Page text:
Yom Kippur Reflection

“I have spent too much time at war with myself and too little time cultivating a life worth living. I vow to channel all the energy I have spent on my eating disorder to repair my relationship with the people I love, myself, my body, and with nourishment.”

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Recovering within Diet-Culture

“Recovery is hard in our culture but NOT impossible. You are both a fighter, and a warrior. You will reach the other side of Diet-Culture, you’ll see through all the lies it sells and rise above them, you will say no to things that no longer serve you and be free!”

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Crystal CampoverdeComment
New Memories

“As I continue down my recovery journey, I recognize the admirable willpower I DO have: the strength to tell my eating disorder “no” and give myself permission to create delicious memories.”

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Crystal CampoverdeComment
"You Don't Look Sick"

“The societal pressure that I needed to be a gaunt, walking skeleton to be considered ill needs to shift because eating disorders present in a spectrum of symptoms. Regardless of where you fall on that spectrum a person is still worthy and in need of validation and support”.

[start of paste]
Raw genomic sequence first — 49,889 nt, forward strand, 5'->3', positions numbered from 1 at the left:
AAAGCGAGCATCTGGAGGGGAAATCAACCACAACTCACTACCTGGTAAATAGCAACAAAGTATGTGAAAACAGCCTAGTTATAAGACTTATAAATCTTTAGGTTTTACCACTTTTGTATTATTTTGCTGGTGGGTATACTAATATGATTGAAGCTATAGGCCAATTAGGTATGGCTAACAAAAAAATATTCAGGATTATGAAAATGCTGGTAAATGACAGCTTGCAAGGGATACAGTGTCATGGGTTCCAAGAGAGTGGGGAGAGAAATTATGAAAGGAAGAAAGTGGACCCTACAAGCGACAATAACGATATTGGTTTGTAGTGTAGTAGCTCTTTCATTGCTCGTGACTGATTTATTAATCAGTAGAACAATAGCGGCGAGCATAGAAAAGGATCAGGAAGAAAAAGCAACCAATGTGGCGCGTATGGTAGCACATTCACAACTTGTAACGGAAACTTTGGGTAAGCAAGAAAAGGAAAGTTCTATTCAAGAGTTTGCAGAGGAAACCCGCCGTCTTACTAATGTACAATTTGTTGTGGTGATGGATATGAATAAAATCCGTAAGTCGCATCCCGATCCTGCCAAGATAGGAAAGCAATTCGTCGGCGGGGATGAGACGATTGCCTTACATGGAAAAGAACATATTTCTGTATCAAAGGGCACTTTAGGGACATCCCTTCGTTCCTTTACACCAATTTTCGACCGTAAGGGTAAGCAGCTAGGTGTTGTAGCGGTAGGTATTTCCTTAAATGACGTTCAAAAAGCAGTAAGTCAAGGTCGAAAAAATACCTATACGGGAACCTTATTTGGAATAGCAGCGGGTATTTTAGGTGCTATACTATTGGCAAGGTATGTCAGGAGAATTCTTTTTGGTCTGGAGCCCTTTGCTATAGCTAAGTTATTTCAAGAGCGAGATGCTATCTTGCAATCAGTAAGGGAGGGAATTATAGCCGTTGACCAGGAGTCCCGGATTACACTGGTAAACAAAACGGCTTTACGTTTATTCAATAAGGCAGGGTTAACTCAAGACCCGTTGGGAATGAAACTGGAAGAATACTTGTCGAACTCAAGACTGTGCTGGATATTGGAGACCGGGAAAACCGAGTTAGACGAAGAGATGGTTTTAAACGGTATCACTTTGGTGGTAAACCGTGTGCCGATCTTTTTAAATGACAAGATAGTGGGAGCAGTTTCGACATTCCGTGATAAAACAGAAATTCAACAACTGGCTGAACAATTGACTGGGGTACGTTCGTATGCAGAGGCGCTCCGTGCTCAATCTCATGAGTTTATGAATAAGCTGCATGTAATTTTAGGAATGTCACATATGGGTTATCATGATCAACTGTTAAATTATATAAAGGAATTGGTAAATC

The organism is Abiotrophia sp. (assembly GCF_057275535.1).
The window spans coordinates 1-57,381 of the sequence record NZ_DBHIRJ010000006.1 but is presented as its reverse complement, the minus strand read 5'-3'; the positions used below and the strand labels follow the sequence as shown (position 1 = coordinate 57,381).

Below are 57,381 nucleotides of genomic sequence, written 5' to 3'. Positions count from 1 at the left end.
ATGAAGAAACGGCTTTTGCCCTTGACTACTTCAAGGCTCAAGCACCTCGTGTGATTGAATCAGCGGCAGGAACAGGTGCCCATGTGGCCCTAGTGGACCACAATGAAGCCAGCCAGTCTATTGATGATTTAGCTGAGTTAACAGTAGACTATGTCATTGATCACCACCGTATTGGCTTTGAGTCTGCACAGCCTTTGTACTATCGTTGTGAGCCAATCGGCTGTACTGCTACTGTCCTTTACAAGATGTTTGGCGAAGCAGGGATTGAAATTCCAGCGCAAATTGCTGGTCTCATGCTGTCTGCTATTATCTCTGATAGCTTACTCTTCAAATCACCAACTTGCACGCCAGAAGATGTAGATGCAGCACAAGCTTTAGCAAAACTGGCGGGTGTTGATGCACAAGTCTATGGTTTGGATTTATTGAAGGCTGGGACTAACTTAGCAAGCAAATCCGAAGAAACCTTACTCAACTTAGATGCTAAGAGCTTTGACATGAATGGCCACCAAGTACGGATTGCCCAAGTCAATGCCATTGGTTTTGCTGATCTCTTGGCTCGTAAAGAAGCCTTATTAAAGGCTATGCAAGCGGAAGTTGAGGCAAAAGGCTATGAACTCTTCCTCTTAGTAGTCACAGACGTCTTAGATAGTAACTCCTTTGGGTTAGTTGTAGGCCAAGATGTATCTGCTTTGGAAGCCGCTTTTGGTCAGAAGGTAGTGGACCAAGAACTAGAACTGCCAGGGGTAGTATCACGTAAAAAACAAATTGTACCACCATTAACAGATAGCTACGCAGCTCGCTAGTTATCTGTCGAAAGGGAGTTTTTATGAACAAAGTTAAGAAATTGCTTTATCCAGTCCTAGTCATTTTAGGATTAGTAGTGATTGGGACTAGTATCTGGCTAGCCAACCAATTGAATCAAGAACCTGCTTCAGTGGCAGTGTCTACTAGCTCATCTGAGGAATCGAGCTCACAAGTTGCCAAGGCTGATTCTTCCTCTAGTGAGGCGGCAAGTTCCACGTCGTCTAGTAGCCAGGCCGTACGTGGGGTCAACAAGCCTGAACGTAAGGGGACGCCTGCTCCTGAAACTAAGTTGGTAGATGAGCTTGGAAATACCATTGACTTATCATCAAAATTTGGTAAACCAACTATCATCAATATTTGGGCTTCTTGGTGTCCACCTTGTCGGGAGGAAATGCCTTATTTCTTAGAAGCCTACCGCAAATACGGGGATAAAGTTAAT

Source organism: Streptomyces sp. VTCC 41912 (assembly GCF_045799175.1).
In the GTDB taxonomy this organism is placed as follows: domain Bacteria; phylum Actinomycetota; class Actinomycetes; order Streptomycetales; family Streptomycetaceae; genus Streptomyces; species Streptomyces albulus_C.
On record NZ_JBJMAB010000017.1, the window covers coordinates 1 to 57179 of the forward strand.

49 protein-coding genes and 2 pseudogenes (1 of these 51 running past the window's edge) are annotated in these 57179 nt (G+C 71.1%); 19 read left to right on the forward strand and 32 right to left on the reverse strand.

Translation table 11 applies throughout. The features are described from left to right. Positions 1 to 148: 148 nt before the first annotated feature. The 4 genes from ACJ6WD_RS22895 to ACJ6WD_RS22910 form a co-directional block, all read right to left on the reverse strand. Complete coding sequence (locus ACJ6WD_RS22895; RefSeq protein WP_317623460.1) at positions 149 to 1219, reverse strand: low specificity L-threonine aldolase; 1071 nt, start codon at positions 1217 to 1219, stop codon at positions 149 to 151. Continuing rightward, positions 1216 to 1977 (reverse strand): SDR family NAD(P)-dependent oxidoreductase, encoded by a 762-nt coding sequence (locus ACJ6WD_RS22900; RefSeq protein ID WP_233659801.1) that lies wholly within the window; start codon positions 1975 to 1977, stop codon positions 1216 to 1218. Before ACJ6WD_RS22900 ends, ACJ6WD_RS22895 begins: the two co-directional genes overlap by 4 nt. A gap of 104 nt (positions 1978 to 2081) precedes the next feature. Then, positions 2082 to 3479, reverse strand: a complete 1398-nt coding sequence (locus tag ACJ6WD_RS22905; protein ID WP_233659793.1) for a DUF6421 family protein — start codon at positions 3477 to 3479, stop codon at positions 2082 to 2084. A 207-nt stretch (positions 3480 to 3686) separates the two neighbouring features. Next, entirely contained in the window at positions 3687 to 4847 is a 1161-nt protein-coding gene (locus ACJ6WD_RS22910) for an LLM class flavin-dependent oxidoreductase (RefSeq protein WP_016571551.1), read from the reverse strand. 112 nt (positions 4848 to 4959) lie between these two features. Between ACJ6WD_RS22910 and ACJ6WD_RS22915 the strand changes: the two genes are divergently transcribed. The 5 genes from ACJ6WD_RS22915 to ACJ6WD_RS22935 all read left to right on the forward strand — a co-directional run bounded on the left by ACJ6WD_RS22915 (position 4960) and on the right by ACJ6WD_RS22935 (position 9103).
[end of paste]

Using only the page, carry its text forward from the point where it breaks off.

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Importance of Gratitude and Humility in Recovery

“Gratitude and humility allow us to accept that there will be ups and downs in our recovery and to be grateful for the progress that we have made. Fostering a sense of gratitude in recovery helps reframe negative beliefs and allows us to replace them with healthy and happy thought patterns that can help guide us to make healthier choices in our lives and motivates us to overcome our biggest challenges with disordered eating.”

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The Power of Graduating In Spite of ED

“As someone who was accompanied by ED during all 4 years of college, a diploma signifies more than pushing through late nights writing papers or studying enough for my final exams. It represents surviving late nights sobbing, questioning if I was good enough or strong enough to fight through an eating disorder. It represents powering through challenging meals, even when I felt like I had to compensate for how much I already ate or like I simply didn’t deserve to eat. Graduation day was not just a culmination of the college experience. It was evidence that I am enough and that I can conquer any challenge, including my eating disorder.”

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